I am doing a project where I am extracting date/time entities from text. I'm using a rule-based system to extract the temporal expressions and ground them to an actual date/time.

The second part of the problem I hope to solve is label the role of each entity discovered. For example, consider the following text: "Leaving at 2pm and back at 4pm". I correctly identified 2pm and 4pm as date/time entities. However, I'm unable to say whether the entity is "start-time", "end-time", or neither.

The question is how do I do this?

I'm new to NLP and ML. Here is an idea I have please tell me if I'm going the right direction:

The plan is to train a logistic regression (or naive bayes?) classifier using the following features:

  1. The average of the word embedding for each word within a window of the date/time phrase.
  2. The POS tags for each word within a window of the date/time phrase??(Not sure how to pass this in to a logistic regression classifier but just a thought)
  3. The word shapes of the words in the temporal expression??

I'm a little confused as to where to start and would really appreciate some pointers on how to select my features and what classifier would be appropriate.

I'm also open to suggestions on learning resources. There's a lot of NER resources online but not many on how to "role classify" found entities.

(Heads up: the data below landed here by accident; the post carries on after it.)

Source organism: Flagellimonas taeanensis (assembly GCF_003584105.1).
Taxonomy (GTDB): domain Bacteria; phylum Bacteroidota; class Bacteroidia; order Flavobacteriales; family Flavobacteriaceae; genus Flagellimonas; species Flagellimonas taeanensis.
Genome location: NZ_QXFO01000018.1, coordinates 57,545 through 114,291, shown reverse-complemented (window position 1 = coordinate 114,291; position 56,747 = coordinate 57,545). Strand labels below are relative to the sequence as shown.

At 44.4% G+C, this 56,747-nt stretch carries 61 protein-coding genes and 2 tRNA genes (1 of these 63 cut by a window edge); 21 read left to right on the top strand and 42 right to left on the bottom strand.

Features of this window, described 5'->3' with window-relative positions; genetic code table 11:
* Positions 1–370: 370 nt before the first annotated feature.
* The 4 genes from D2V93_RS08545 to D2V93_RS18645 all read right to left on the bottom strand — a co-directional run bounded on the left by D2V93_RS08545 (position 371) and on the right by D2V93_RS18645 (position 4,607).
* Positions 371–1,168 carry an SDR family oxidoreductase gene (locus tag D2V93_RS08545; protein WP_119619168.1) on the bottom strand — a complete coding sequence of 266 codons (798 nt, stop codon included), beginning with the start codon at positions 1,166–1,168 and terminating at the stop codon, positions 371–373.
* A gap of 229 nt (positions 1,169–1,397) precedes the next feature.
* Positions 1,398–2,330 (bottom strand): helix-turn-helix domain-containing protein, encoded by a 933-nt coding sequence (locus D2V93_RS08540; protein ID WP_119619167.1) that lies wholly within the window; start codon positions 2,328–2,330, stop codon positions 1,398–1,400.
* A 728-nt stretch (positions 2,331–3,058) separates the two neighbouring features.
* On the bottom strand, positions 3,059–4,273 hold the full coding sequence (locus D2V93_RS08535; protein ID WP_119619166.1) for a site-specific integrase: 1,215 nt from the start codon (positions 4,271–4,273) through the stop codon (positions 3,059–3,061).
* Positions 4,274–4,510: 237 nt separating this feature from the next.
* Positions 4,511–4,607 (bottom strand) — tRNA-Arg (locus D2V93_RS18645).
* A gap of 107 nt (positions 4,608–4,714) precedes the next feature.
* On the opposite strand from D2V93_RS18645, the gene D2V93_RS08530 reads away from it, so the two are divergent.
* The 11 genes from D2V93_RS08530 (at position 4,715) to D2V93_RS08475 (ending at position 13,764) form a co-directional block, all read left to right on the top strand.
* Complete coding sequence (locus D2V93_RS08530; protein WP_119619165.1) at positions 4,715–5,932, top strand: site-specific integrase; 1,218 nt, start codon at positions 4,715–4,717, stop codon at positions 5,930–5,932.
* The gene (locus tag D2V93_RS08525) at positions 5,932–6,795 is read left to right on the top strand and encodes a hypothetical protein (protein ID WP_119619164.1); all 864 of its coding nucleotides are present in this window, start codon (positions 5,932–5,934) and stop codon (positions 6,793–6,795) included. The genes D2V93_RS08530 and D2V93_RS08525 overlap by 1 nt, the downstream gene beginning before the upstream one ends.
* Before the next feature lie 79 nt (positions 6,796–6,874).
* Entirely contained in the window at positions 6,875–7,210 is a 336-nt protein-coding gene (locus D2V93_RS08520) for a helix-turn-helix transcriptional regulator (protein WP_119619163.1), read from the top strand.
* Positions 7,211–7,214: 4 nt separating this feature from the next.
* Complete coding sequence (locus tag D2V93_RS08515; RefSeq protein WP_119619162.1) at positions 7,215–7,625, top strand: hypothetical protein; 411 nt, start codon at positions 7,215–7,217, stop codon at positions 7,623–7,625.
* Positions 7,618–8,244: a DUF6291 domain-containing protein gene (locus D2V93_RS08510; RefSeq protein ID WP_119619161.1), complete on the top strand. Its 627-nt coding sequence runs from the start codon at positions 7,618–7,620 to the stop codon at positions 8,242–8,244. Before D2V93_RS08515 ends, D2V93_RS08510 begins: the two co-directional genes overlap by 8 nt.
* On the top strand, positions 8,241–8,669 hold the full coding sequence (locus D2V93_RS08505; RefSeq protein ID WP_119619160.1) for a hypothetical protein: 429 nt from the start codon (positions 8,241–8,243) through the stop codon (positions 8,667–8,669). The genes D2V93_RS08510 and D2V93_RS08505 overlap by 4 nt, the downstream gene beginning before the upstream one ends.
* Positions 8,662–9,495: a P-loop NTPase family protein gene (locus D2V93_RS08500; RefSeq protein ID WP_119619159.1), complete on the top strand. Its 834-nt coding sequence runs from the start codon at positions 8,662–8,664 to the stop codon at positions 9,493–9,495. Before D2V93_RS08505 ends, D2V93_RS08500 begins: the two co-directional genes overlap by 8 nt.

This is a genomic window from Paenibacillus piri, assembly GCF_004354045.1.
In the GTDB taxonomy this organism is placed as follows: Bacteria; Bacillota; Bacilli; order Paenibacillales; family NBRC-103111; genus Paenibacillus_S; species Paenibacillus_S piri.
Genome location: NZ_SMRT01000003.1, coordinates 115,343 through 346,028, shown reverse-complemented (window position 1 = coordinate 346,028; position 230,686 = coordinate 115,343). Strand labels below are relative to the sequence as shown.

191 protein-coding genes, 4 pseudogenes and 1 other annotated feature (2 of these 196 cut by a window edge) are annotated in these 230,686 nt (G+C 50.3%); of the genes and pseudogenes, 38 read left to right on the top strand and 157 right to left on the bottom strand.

You might be interested in resources built around TimeML, I think there are some corpora and specific parsers specialized in extracting the time details of events. I don't remember any specifics but I tried to google "timeml extract time" and found a few related resources, that might give you at least some inspiration about how people have dealth with similar problems.

If you don't find anything that suits your need, in general the best approach would be to train a custom NER using your own annotated dataset with "start-time", "end-time", "neither" labels.

| improve this answer | |

Your Answer

By clicking “Post Your Answer”, you agree to our terms of service, privacy policy and cookie policy

Not the answer you're looking for? Browse other questions tagged or ask your own question.